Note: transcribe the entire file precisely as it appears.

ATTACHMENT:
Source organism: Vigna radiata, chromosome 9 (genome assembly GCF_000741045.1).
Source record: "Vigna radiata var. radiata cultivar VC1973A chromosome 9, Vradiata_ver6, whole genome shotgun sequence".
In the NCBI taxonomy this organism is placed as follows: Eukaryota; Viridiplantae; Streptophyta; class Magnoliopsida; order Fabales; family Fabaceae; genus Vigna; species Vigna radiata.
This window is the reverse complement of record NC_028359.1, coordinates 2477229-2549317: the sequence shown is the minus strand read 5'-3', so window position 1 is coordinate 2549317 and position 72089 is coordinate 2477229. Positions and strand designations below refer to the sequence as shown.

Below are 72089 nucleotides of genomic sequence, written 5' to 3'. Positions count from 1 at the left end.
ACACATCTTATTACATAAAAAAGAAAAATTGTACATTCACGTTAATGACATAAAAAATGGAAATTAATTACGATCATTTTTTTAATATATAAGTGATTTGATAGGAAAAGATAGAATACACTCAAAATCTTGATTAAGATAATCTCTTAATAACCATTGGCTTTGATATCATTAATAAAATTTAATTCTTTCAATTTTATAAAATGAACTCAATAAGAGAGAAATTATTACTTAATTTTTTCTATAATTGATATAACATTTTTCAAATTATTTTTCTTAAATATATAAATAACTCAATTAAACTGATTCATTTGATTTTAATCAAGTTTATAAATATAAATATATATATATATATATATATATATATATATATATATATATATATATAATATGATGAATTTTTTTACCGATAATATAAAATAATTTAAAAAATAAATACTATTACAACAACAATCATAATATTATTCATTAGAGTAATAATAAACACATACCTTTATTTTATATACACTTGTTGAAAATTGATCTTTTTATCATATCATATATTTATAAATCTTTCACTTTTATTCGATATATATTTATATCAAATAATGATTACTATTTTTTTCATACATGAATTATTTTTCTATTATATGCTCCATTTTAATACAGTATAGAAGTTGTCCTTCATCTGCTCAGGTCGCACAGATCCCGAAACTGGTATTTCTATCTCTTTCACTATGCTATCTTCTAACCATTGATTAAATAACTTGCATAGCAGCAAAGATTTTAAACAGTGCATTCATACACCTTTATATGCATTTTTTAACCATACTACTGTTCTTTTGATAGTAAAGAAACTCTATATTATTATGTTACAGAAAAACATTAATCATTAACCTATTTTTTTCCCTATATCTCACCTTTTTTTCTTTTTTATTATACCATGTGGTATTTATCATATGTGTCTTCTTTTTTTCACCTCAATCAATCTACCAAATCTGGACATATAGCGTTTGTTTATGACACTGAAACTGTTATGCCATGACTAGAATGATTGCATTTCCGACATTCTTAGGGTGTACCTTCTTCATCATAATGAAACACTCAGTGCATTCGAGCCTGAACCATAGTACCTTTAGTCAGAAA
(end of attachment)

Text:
Source organism: Vigna radiata, chromosome 9 (genome assembly GCF_000741045.1).
Source record: "Vigna radiata var. radiata cultivar VC1973A chromosome 9, Vradiata_ver6, whole genome shotgun sequence".
In the NCBI taxonomy this organism is placed as follows: Eukaryota; Viridiplantae; Streptophyta; class Magnoliopsida; order Fabales; family Fabaceae; genus Vigna; species Vigna radiata.
This window is the reverse complement of record NC_028359.1, coordinates 2477229-2549317: the sequence shown is the minus strand read 5'-3', so window position 1 is coordinate 2549317 and position 72089 is coordinate 2477229. Positions and strand designations below refer to the sequence as shown.

Below are 72089 nucleotides of genomic sequence, written 5' to 3'. Positions count from 1 at the left end.
ACACATCTTATTACATAAAAAAGAAAAATTGTACATTCACGTTAATGACATAAAAAATGGAAATTAATTACGATCATTTTTTTAATATATAAGTGATTTGATAGGAAAAGATAGAATACACTCAAAATCTTGATTAAGATAATCTCTTAATAACCATTGGCTTTGATATCATTAATAAAATTTAATTCTTTCAATTTTATAAAATGAACTCAATAAGAGAGAAATTATTACTTAATTTTTTCTATAATTGATATAACATTTTTCAAATTATTTTTCTTAAATATATAAATAACTCAATTAAACTGATTCATTTGATTTTAATCAAGTTTATAAATATAAATATATATATATATATATATATATATATATATATATATATATATATATAATATGATGAATTTTTTTACCGATAATATAAAATAATTTAAAAAATAAATACTATTACAACAACAATCATAATATTATTCATTAGAGTAATAATAAACACATACCTTTATTTTATATACACTTGTTGAAAATTGATCTTTTTATCATATCATATATTTATAAATCTTTCACTTTTATTCGATATATATTTATATCAAATAATGATTACTATTTTTTTCATACATGAATTATTTTTCTATTATATGCTCCATTTTAATACAGTATAGAAGTTGTCCTTCATCTGCTCAGGTCGCACAGATCCCGAAACTGGTATTTCTATCTCTTTCACTATGCTATCTTCTAACCATTGATTAAATAACTTGCATAGCAGCAAAGATTTTAAACAGTGCATTCATACACCTTTATATGCATTTTTTAACCATACTACTGTTCTTTTGATAGTAAAGAAACTCTATATTATTATGTTACAGAAAAACATTAATCATTAACCTATTTTTTTCCCTATATCTCACCTTTTTTTCTTTTTTATTATACCATGTGGTATTTATCATATGTGTCTTCTTTTTTTCACCTCAATCAATCTACCAAATCTGGACATATAGCGTTTGTTTATGACACTGAAACTGTTATGCCATGACTAGAATGATTGCATTTCCGACATTCTTAGGGTGTACCTTCTTCATCATAATGAAACACTCAGTGCATTCGAGCCTGAACCATAGTACCTTTAGTCAGAAA